You might be wondering what the roles of a fund manager, a wealth manager and a stockbroker are. Here are some of the key ways that they differ that might clear up any confusion.

1:50

What is ETF investing?

An exchange traded fund, often shortened to ETF, is a product with no active human investment oversight. It operates by systematically buying every asset within the market it is designed to track.

2:43

What is Alpha vs Beta investing?

In finance alpha and beta are the two most commonly used measurements to gauge how successfully a portfolio manager performs in comparison to their peers.

1:48

What is an investment plan?

Your investment plan should outline what you’re planning to use the money for, how long you’re willing to leave it invested and what vehicles you put your money into to achieve your goals.

1:35

What are investment bonds?

An investment bond gives you the potential for medium to long term growth on your money, so over five to 10 years or more, along with fund management expertise.

1:54

Should you invest before a recession?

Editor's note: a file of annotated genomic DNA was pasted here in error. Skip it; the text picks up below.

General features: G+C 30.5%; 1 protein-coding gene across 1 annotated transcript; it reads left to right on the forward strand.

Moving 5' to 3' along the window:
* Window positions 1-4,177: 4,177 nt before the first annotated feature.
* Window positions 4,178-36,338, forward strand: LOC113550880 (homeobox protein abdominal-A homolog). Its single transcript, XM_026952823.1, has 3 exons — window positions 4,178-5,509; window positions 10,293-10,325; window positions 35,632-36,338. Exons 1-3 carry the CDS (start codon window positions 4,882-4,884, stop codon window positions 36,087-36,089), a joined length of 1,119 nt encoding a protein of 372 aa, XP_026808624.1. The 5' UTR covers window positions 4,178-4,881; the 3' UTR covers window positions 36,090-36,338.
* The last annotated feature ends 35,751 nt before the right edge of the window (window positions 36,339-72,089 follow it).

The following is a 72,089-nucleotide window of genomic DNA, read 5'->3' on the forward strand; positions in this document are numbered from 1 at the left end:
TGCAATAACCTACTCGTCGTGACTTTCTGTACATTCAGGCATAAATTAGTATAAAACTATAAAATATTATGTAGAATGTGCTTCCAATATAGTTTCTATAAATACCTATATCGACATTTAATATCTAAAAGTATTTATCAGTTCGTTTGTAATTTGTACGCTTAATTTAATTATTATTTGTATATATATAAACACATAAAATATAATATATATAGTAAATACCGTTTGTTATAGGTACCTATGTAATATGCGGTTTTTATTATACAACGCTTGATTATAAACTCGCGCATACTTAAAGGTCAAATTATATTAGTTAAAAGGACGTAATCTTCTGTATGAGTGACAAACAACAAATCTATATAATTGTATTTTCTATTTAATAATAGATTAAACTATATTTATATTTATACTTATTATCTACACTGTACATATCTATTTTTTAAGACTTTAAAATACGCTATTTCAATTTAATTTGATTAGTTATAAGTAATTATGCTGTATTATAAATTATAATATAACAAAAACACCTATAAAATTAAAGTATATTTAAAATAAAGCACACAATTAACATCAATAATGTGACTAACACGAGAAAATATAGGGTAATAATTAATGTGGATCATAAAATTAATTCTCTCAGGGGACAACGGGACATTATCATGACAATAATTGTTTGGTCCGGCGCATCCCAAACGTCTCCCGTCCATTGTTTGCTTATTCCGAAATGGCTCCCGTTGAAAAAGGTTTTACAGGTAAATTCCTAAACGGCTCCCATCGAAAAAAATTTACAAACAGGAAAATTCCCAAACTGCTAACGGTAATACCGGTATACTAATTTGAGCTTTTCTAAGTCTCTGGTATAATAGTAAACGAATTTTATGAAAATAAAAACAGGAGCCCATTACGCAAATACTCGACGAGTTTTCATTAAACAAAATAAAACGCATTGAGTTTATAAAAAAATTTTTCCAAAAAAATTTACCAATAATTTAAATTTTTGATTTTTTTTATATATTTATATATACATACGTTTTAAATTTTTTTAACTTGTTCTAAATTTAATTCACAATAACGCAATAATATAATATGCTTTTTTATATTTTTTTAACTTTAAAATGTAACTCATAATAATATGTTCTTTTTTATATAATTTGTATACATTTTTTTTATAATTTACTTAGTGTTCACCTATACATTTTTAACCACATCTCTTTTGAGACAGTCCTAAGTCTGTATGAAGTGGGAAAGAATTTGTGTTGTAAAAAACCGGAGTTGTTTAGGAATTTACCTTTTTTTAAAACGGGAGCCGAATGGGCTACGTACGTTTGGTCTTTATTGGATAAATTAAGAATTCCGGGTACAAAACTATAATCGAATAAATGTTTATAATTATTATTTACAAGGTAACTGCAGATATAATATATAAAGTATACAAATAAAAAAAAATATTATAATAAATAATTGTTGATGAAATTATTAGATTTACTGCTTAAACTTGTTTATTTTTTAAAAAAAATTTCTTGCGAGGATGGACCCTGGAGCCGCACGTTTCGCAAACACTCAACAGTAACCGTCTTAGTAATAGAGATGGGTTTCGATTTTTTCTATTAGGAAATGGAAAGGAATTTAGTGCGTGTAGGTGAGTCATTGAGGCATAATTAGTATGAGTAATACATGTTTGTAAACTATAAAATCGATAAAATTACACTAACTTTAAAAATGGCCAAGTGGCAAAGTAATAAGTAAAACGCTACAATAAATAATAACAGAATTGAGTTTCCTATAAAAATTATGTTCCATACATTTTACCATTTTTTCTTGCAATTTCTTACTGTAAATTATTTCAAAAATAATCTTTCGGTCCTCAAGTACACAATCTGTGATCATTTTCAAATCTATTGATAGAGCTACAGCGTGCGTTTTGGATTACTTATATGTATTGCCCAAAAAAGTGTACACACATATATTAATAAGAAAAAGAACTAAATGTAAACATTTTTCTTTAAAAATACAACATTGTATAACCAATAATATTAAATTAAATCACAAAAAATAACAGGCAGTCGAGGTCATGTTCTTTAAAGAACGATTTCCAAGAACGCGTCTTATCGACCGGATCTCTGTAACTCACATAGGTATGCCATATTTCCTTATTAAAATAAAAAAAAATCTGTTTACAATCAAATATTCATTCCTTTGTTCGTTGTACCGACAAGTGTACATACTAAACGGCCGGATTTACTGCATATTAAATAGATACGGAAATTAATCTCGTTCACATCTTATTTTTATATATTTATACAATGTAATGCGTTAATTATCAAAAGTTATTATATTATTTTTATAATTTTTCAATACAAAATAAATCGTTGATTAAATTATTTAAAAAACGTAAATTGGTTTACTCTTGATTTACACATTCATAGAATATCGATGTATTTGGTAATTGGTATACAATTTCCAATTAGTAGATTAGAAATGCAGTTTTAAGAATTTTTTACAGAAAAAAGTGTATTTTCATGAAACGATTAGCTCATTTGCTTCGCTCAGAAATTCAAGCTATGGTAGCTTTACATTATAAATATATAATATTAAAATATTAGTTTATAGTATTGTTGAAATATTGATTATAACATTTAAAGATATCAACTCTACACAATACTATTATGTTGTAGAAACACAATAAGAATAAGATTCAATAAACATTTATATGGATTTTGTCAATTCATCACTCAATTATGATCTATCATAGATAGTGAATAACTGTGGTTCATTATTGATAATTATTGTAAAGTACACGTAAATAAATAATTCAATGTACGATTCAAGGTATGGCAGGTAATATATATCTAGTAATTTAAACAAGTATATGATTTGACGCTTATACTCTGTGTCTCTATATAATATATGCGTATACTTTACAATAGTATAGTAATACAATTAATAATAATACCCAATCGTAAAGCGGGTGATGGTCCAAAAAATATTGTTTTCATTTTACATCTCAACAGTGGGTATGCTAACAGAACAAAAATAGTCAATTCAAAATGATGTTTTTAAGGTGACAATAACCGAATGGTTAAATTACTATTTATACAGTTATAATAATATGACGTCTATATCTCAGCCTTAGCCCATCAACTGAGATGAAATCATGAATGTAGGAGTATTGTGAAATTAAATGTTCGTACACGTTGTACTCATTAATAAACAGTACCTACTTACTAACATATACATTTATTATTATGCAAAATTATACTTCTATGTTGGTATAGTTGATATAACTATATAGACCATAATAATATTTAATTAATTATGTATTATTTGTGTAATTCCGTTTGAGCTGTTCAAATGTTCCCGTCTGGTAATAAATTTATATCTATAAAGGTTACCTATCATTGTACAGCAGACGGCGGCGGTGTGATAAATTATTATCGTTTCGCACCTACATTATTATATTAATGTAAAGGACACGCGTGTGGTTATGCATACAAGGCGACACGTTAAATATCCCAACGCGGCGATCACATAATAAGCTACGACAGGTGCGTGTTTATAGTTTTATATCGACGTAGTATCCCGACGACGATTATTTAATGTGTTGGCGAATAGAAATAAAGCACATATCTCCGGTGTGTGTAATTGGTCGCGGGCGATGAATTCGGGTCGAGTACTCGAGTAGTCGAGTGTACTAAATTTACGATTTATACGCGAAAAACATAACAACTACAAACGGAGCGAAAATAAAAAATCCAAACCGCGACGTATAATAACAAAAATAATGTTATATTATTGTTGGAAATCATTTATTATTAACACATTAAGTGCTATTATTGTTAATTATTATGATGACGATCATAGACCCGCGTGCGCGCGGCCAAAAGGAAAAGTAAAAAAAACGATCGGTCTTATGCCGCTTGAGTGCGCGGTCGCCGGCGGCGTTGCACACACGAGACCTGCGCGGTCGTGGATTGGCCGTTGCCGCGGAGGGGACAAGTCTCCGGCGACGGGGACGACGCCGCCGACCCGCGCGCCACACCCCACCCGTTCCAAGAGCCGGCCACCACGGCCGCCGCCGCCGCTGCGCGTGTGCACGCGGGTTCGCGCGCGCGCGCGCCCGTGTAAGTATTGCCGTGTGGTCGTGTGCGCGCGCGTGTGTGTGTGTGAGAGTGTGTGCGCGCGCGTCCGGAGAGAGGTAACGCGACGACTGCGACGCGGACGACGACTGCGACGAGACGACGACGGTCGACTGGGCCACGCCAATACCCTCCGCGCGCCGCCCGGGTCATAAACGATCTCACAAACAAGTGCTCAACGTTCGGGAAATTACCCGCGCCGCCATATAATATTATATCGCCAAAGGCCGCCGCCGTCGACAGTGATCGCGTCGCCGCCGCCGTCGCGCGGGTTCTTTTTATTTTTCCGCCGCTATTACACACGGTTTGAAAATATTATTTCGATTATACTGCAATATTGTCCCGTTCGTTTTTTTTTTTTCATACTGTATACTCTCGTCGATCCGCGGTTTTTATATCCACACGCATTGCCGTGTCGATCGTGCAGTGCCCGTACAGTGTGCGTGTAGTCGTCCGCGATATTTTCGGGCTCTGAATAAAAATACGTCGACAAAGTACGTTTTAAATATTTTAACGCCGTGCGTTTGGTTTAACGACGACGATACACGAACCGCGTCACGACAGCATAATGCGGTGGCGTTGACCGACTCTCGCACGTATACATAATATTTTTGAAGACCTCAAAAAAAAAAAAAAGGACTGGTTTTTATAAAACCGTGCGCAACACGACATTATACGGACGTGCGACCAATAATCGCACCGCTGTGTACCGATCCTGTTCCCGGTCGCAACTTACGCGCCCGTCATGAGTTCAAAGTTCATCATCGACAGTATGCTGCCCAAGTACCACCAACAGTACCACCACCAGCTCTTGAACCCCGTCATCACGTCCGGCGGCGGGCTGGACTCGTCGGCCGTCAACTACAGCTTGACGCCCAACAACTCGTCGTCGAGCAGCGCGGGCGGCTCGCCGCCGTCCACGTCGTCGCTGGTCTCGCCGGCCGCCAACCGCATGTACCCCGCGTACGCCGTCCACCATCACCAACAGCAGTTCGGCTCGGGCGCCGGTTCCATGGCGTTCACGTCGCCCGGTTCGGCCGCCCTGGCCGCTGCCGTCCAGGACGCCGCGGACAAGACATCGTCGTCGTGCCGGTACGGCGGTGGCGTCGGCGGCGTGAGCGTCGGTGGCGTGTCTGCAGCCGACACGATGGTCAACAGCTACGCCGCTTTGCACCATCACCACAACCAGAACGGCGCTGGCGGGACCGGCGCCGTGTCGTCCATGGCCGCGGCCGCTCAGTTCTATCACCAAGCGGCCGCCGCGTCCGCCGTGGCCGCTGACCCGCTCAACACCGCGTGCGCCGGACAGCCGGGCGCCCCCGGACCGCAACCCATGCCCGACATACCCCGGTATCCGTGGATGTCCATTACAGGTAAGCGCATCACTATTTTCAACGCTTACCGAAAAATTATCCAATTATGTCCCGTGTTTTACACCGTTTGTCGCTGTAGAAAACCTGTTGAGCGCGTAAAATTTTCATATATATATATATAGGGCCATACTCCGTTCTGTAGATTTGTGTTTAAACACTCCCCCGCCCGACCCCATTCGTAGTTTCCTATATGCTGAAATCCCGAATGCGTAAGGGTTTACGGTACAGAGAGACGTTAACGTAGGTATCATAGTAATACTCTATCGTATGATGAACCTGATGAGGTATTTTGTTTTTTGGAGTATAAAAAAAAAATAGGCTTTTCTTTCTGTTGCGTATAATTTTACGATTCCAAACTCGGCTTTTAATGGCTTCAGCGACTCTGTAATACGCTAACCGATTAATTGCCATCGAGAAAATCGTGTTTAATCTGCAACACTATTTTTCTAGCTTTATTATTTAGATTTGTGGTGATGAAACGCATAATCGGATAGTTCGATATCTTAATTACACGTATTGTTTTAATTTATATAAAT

The UK has had eight major recessions since the 1940s. Luckily there are strategies available to limit portfolio losses and even etch out handsome gains during a recession.

1:35

Should I invest or pay off my mortgage?

If you’re prepared to invest over a longer period, say five years, in investments that provide equity based returns then the amount you get back will likely be higher than the savings in interest on the mortgage.

2:14

What’s the difference between saving and investing?

With interest rates low and the cost of living going up the real value of your savings is actually going down.

1:22

Can I invest without risk?

Investing without risk is something we would all do if the option were available but risk is inherent in all investment decisions.

1:27

Can I invest without a financial advisor?